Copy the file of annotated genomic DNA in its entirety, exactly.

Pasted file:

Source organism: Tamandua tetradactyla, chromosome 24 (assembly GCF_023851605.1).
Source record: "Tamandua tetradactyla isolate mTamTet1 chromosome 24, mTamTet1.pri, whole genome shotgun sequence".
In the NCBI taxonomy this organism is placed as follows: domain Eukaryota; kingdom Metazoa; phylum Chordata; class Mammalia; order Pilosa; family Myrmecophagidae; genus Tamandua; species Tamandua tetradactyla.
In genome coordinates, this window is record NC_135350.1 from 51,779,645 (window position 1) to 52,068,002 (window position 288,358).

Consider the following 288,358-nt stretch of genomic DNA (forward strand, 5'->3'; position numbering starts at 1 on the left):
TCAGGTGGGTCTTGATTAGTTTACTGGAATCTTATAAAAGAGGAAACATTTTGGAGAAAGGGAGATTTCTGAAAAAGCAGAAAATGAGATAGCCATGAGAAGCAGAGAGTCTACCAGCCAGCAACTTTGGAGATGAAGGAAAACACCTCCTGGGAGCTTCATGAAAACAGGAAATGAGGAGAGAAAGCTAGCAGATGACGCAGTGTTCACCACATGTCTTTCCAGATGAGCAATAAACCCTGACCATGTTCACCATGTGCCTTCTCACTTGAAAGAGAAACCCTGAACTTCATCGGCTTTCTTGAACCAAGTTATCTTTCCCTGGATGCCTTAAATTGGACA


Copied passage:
Source organism: Tamandua tetradactyla, chromosome 24 (assembly GCF_023851605.1).
Source record: "Tamandua tetradactyla isolate mTamTet1 chromosome 24, mTamTet1.pri, whole genome shotgun sequence".
In the NCBI taxonomy this organism is placed as follows: domain Eukaryota; kingdom Metazoa; phylum Chordata; class Mammalia; order Pilosa; family Myrmecophagidae; genus Tamandua; species Tamandua tetradactyla.
In genome coordinates, this window is record NC_135350.1 from 51,779,645 (window position 1) to 52,068,002 (window position 288,358).

Consider the following 288,358-nt stretch of genomic DNA (forward strand, 5'->3'; position numbering starts at 1 on the left):
TCAGGTGGGTCTTGATTAGTTTACTGGAATCTTATAAAAGAGGAAACATTTTGGAGAAAGGGAGATTTCTGAAAAAGCAGAAAATGAGATAGCCATGAGAAGCAGAGAGTCTACCAGCCAGCAACTTTGGAGATGAAGGAAAACACCTCCTGGGAGCTTCATGAAAACAGGAAATGAGGAGAGAAAGCTAGCAGATGACGCAGTGTTCACCACATGTCTTTCCAGATGAGCAATAAACCCTGACCATGTTCACCATGTGCCTTCTCACTTGAAAGAGAAACCCTGAACTTCATCGGCTTTCTTGAACCAAGTTATCTTTCCCTGGATGCCTTAAATTGGACA